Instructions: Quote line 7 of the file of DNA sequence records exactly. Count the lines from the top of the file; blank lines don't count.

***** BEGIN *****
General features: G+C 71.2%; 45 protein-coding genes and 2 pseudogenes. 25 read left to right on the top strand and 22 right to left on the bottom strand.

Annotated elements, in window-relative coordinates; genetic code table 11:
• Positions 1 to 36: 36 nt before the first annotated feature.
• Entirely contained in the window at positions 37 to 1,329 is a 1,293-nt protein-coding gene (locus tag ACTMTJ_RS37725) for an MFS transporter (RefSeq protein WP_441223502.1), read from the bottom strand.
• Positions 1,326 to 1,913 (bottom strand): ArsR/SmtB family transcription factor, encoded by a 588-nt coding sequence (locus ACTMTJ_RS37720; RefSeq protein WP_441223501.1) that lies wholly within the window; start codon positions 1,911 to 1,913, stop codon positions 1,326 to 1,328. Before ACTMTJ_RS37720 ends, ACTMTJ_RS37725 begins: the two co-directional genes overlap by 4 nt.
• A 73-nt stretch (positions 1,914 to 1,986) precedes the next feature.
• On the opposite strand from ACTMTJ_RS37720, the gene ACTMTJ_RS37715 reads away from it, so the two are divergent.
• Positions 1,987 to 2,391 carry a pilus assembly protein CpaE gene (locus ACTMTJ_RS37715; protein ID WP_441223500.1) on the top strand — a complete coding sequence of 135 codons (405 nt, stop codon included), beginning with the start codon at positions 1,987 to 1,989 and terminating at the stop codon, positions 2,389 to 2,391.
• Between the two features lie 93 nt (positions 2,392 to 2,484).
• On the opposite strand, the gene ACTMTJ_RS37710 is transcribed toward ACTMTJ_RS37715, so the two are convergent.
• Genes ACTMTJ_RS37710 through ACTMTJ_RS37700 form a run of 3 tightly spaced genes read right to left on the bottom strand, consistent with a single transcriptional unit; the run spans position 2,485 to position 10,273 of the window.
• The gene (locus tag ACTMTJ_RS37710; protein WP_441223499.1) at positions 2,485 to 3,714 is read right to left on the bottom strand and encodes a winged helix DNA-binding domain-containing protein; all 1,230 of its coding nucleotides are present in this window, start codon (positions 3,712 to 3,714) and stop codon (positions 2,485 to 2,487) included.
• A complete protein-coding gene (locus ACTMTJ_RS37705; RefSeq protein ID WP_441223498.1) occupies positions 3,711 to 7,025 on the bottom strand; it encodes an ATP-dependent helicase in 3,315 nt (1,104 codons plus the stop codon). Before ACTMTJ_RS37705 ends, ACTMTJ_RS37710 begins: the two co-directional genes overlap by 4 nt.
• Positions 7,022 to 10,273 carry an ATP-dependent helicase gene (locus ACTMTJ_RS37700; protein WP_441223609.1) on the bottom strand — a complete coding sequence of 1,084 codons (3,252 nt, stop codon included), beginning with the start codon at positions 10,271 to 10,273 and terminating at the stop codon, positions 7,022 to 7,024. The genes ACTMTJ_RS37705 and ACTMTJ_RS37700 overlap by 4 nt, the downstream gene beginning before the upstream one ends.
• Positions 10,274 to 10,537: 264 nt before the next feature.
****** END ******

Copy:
• On the opposite strand from ACTMTJ_RS37720, the gene ACTMTJ_RS37715 reads away from it, so the two are divergent.